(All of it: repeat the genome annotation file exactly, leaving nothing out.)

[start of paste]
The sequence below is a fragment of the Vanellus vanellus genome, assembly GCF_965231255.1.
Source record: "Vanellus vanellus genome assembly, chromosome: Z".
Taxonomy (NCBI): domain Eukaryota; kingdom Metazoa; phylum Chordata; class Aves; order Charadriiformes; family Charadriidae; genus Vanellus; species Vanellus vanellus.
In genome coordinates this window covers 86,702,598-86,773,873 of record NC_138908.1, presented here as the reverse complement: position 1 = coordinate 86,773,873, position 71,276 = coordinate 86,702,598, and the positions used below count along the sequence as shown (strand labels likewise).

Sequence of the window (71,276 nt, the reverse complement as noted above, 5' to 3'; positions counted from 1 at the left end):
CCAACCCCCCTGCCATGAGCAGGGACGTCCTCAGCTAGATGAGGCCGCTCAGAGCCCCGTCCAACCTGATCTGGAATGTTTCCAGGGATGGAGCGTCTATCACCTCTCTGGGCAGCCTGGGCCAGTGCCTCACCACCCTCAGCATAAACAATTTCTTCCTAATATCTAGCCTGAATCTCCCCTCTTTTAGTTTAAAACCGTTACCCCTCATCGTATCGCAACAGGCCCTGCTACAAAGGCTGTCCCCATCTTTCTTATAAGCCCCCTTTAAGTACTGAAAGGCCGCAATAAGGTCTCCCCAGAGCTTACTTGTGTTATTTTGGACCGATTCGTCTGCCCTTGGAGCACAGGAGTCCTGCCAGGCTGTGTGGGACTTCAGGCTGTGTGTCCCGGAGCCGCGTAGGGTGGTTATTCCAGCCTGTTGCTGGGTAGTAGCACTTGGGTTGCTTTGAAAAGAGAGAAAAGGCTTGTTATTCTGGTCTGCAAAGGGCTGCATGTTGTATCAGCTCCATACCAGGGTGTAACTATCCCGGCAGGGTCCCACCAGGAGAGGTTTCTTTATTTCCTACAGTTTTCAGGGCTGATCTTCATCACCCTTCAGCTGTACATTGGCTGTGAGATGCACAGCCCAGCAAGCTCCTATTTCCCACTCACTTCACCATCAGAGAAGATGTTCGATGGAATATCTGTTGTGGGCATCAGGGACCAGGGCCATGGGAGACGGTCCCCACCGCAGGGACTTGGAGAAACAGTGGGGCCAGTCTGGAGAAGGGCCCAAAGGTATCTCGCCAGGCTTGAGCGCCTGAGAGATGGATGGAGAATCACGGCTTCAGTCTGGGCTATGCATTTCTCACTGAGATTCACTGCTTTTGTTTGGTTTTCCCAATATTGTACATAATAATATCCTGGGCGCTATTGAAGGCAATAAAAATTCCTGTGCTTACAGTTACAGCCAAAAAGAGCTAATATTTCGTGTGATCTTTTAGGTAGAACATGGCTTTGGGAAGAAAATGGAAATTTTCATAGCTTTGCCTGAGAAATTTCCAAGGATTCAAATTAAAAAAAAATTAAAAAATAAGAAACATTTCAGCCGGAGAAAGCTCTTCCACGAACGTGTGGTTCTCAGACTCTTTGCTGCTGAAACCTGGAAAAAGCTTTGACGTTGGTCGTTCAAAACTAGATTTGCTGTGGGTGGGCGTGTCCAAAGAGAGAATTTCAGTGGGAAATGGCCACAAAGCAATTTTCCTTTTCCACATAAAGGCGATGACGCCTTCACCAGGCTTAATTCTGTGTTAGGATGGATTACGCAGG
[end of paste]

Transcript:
The sequence below is a fragment of the Vanellus vanellus genome, assembly GCF_965231255.1.
Source record: "Vanellus vanellus genome assembly, chromosome: Z".
Taxonomy (NCBI): domain Eukaryota; kingdom Metazoa; phylum Chordata; class Aves; order Charadriiformes; family Charadriidae; genus Vanellus; species Vanellus vanellus.
In genome coordinates this window covers 86,702,598-86,773,873 of record NC_138908.1, presented here as the reverse complement: position 1 = coordinate 86,773,873, position 71,276 = coordinate 86,702,598, and the positions used below count along the sequence as shown (strand labels likewise).

Sequence of the window (71,276 nt, the reverse complement as noted above, 5' to 3'; positions counted from 1 at the left end):
CCAACCCCCCTGCCATGAGCAGGGACGTCCTCAGCTAGATGAGGCCGCTCAGAGCCCCGTCCAACCTGATCTGGAATGTTTCCAGGGATGGAGCGTCTATCACCTCTCTGGGCAGCCTGGGCCAGTGCCTCACCACCCTCAGCATAAACAATTTCTTCCTAATATCTAGCCTGAATCTCCCCTCTTTTAGTTTAAAACCGTTACCCCTCATCGTATCGCAACAGGCCCTGCTACAAAGGCTGTCCCCATCTTTCTTATAAGCCCCCTTTAAGTACTGAAAGGCCGCAATAAGGTCTCCCCAGAGCTTACTTGTGTTATTTTGGACCGATTCGTCTGCCCTTGGAGCACAGGAGTCCTGCCAGGCTGTGTGGGACTTCAGGCTGTGTGTCCCGGAGCCGCGTAGGGTGGTTATTCCAGCCTGTTGCTGGGTAGTAGCACTTGGGTTGCTTTGAAAAGAGAGAAAAGGCTTGTTATTCTGGTCTGCAAAGGGCTGCATGTTGTATCAGCTCCATACCAGGGTGTAACTATCCCGGCAGGGTCCCACCAGGAGAGGTTTCTTTATTTCCTACAGTTTTCAGGGCTGATCTTCATCACCCTTCAGCTGTACATTGGCTGTGAGATGCACAGCCCAGCAAGCTCCTATTTCCCACTCACTTCACCATCAGAGAAGATGTTCGATGGAATATCTGTTGTGGGCATCAGGGACCAGGGCCATGGGAGACGGTCCCCACCGCAGGGACTTGGAGAAACAGTGGGGCCAGTCTGGAGAAGGGCCCAAAGGTATCTCGCCAGGCTTGAGCGCCTGAGAGATGGATGGAGAATCACGGCTTCAGTCTGGGCTATGCATTTCTCACTGAGATTCACTGCTTTTGTTTGGTTTTCCCAATATTGTACATAATAATATCCTGGGCGCTATTGAAGGCAATAAAAATTCCTGTGCTTACAGTTACAGCCAAAAAGAGCTAATATTTCGTGTGATCTTTTAGGTAGAACATGGCTTTGGGAAGAAAATGGAAATTTTCATAGCTTTGCCTGAGAAATTTCCAAGGATTCAAATTAAAAAAAAATTAAAAAATAAGAAACATTTCAGCCGGAGAAAGCTCTTCCACGAACGTGTGGTTCTCAGACTCTTTGCTGCTGAAACCTGGAAAAAGCTTTGACGTTGGTCGTTCAAAACTAGATTTGCTGTGGGTGGGCGTGTCCAAAGAGAGAATTTCAGTGGGAAATGGCCACAAAGCAATTTTCCTTTTCCACATAAAGGCGATGACGCCTTCACCAGGCTTAATTCTGTGTTAGGATGGATTACGCAGG